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I have an XML Schema that defines a complexType as follows:

<xs:complexType name="CompType">
    <xs:sequence>
        <xs:element name="A" type="TypeA" minOccurs="0" maxOccurs="1"/>
        <xs:choice minOccurs="1" maxOccurs="12">
            <xs:element name="B" type="TypeB"/>
            <xs:element name="C" type="TypeC"/>
            <xs:element name="D" type="TypeD"/>
        </xs:choice>
    </xs:sequence>
</xs:complexType>

I need it to validate an XML element which can have a max of 12 "normal" sub-elements (normal = TypeB, TypeC or TypeD), but may have an additional "special" sub-element of TypeA.

As it is it works, but I do not want to restrict the "special" sub-element to be always the first. In other words, I want to be able to do something like the below, with an added restriction that there can only be a single TypeA sub-element, and no more than 12 "normal" sub-elements.

<xs:complexType name="CompType">
    <xs:sequence>
        <xs:choice minOccurs="1" maxOccurs="13">
            <xs:element name="A" type="TypeA"/>
            <xs:element name="B" type="TypeB"/>
            <xs:element name="C" type="TypeC"/>
            <xs:element name="D" type="TypeD"/>
        </xs:choice>
    </xs:sequence>
</xs:complexType>

Is this at all possible? If yes, can someone indicate how or, at least, point me in the right direction?

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1 Answer

up vote 1 down vote accepted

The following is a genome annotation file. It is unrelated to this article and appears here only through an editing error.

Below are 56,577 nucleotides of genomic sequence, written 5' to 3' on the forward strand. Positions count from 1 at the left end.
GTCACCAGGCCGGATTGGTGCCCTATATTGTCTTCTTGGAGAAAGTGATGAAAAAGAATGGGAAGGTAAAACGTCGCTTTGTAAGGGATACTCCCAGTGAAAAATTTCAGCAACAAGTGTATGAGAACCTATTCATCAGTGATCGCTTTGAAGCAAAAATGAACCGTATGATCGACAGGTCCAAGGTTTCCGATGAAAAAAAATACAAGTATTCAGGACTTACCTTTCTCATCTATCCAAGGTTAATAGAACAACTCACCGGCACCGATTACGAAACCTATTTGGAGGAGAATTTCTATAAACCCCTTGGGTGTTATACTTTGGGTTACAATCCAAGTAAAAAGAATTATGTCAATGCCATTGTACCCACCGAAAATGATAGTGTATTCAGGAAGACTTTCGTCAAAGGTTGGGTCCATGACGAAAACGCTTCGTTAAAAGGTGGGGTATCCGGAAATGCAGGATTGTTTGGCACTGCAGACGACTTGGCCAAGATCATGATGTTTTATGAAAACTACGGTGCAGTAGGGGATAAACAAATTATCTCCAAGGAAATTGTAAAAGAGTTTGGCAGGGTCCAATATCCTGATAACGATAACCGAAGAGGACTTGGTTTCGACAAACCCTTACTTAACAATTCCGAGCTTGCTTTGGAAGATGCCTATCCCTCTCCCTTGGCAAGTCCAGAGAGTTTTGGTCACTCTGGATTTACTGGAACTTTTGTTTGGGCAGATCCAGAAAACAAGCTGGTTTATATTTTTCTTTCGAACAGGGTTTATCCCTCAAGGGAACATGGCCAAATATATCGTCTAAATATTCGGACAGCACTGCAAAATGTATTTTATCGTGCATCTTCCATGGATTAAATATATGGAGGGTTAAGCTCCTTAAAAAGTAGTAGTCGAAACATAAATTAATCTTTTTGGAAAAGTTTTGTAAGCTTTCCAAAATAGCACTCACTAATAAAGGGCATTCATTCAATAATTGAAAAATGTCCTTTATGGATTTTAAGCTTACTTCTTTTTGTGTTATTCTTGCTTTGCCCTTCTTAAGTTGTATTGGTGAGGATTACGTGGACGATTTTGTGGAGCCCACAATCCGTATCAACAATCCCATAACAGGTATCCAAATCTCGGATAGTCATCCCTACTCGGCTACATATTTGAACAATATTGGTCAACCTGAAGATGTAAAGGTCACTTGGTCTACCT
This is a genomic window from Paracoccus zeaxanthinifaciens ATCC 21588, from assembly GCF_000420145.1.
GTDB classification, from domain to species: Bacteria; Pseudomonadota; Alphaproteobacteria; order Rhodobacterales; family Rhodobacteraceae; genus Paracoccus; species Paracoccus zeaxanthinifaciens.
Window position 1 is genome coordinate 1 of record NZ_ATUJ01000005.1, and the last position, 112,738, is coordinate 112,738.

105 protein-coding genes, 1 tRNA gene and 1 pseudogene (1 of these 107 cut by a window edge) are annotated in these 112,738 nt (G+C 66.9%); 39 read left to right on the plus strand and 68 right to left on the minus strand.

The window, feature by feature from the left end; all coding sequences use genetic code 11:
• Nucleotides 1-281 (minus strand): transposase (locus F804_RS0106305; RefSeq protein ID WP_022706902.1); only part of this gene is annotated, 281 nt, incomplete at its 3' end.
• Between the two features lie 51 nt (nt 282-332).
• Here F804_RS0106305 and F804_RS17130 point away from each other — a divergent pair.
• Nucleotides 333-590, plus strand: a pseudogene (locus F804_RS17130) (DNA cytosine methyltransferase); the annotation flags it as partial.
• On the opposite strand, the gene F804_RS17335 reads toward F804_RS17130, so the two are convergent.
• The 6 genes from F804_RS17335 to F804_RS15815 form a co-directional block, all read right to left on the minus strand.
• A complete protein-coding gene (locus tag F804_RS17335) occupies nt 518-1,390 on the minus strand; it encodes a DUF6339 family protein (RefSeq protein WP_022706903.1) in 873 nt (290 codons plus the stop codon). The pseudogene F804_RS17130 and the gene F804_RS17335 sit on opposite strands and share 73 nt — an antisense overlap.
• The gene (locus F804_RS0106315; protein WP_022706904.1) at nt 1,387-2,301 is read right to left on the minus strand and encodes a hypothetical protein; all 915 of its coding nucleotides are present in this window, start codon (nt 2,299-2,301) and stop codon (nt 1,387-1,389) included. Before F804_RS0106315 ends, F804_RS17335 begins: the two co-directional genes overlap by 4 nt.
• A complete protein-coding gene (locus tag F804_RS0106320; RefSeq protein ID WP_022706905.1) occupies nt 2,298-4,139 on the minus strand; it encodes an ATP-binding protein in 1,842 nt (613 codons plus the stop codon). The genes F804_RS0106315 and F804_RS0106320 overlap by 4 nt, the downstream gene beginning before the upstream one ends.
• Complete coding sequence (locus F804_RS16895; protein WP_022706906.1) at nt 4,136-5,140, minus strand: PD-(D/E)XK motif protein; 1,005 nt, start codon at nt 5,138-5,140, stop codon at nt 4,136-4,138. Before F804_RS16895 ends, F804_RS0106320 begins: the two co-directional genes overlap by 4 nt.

The Unique Particle Attribution (UPA) constraint will thwart any clever attempts at achieving this goal for XSD 1.0.

Even the case where you want 0 or more B, C, or D's and only 0 or 1 A's in arbitrary order cannot be done. Consider:

<?xml version="1.0" encoding="utf-8"?>
<xs:schema xmlns:xs="http://www.w3.org/2001/XMLSchema"
           version="1.0">

  <xs:element name="X" type="CompType"/>

  <xs:complexType name="CompType">
      <xs:sequence>
        <xs:choice minOccurs="0" maxOccurs="unbounded">
          <xs:element name="B"/>
          <xs:element name="C"/>
          <xs:element name="D"/>
        </xs:choice>
        <xs:element name="A" minOccurs="0"/>
        <xs:choice minOccurs="0" maxOccurs="unbounded">
          <xs:element name="B"/>
          <xs:element name="C"/>
          <xs:element name="D"/>
        </xs:choice>
      </xs:sequence>
  </xs:complexType>
</xs:schema>

Validation would require look ahead of more than one tag and thus would violate the UPA. Xerces would express its unhappiness:

cos-nonambig: B and B (or elements from their substitution group) violate "Unique Particle Attribution". During validation against this schema, ambiguity would be created for those two particles.

The problem remains in the maxOccurs=12 scenario unless you want to get crazy and enumerate all possibilities.

If you can use XSD 1.1, you may be able to use its xs:assert facilities. (Untested:)

<?xml version="1.0" encoding="utf-8"?>
<xs:schema xmlns:xs="http://www.w3.org/2001/XMLSchema"
           version="1.1">

  <xs:element name="X" type="CompType"/>

  <xs:complexType name="CompType">
    <xs:choice minOccurs="0" maxOccurs="unbounded">
      <xs:element name="A"/>
      <xs:element name="B"/>
      <xs:element name="C"/>
      <xs:element name="D"/>
    </xs:choice>
    <xs:assert test="(count(./A) le 1) and (count(./A) + count(./B) + count(./C) + count(./D) le 13)"/>
  </xs:complexType>
</xs:schema>
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Unfortunately, I am using Xerces-C++ which does not implement/support XSD 1.1. I did, however manage to test your suggestion with a free XSD validation tool that employs Xerces2 Java, and it works. It seems that I will have to either accept the restriction, or loosen up the schema and perform more validation in the application's code. –  ajcaruana Sep 23 '13 at 7:16
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